The Silent Social Worker
When I graduated from Form Six, applying for higher education was a struggle due to my grades. My teachers gave me two options: to either spend a bomb on private education so that I could study what I wanted, or to choose a random subject at a public university and hope to get in. Against my parent’s wishes, I chose the second route, and felt torn when I was notified of my approval. While I was happy to save money on the tuition fee, I was worried about where the course would take me.
Due to the nature of my course, I learnt a lot on social work. As my lecturers thought us about how our country’s economy influenced the different social classes in Malaysia, I couldn’t help but wonder- was there no channel where I could help the underprivileged? When I brought my questions to my peers, many told me to get my head out of the clouds as I didn’t even have enough to support myself, much less anyone else. However, I wasn’t surprised at this response as social work is not the norm in Malaysia. Just because it wasn’t, though, did that mean it had to fall to the wayside? The attitude that most people have towards charity work is that it is a meaningless job that doesn’t pay. Many believe that it brings no value to modern society.
Despite this, nothing could stop me from walking towards social work. As I struggled to decide where to do my internship at, my lecture told me about Great Heart Charity Association, where my seniors had interned at before. Unlike other organisations, Great Heart focuses on helping those who live in poverty. Their services support single-parent families, elderly folk who live alone, the disabled and those stricken with chronic illness. The process of assessing those who need assistance isn’t too complicated, and those who are found eligible receive aid in terms of dialysis treatments, food and healthcare.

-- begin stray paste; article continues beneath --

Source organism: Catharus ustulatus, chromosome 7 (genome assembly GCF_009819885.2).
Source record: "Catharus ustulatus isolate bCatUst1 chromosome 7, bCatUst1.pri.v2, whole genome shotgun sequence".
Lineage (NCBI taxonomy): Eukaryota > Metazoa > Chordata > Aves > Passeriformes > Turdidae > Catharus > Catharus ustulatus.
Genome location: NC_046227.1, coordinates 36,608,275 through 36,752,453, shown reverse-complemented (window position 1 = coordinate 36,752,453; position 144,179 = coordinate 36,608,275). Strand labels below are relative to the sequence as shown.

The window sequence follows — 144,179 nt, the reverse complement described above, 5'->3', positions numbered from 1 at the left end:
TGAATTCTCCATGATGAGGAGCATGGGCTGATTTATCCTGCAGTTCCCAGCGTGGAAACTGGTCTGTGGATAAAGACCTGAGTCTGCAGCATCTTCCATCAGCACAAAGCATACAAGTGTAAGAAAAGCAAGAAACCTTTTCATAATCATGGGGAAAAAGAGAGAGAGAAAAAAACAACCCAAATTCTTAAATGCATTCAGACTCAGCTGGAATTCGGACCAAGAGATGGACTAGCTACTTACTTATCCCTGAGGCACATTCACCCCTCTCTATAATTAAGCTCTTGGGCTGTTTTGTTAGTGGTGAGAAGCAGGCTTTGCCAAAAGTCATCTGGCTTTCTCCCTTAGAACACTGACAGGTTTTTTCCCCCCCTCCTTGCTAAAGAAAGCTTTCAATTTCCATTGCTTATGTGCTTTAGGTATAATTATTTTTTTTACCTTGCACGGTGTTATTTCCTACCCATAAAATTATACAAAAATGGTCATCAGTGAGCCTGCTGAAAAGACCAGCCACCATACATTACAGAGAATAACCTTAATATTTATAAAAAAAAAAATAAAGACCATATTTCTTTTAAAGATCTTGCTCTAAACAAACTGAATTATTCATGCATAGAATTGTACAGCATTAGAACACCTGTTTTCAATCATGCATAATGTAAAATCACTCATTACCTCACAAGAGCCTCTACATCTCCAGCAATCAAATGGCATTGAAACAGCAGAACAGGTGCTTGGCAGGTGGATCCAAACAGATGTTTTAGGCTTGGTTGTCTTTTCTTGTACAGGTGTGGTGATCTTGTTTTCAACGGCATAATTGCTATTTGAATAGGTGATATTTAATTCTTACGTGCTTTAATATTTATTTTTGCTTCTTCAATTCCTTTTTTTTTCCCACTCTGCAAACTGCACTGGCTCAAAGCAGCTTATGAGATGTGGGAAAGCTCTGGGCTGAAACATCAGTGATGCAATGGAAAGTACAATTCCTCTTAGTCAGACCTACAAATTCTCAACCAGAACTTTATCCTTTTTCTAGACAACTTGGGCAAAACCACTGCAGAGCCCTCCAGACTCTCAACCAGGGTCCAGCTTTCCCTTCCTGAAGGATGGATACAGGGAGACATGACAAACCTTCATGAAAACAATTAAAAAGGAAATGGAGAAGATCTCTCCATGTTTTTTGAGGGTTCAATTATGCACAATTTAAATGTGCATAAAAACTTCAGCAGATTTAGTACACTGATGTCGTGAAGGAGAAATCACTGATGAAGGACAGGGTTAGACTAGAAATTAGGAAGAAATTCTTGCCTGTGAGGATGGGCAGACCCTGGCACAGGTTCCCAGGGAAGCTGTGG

What I struggled with the most was with the beneficiaries themselves. More than once I have found discrepancies in what the beneficiaries of our aid say and what their condition actually is. Along with them being eligible for government aid and cases which involve sudden death, I found myself not being able to close cases due to the issues that would arise all of a sudden.
Great Heart focuses on cases in Kuala Lumpur and Selangor, which is very modern but also very human. Those we assess are also very interesting. Some are warm and inviting, offering snacks when we visit, and us having to decline due to their circumstances. Others are calculative, refusing us entry into their home and get very emotional. Many call daily asking if their aid has been given, and tell us that they’re simply awaiting death when the answer is ‘not yet’. Some people are angry when we are unable to provide housing for them, and for others, our aid is their last resort before they decide to borrow money from loan sharks.
What’s common, though, with all these cases, is that they will do anything to survive their harsh environment.
During my internship, I was mostly involved with meeting our beneficiaries, conducting assessments, making records, following up with these cases along with supplying aid. What I worried about the most was that one of the beneficiaries under me would pass on before I could get them the health they did. I wouldn’t be able to live with the regret.
In the six months that I spent with Great Heart, I got to witness the ups and downs of social work, who even gave up their weekends to meet with the beneficiaries; who got to see the worst of society and yet did not give up in their work. Even though I have left to continue on with my studies, I will never forget the work that Great Heart charity has done, and will continue doing.
Author: Wai Dee
Great Heart Charity Association student intern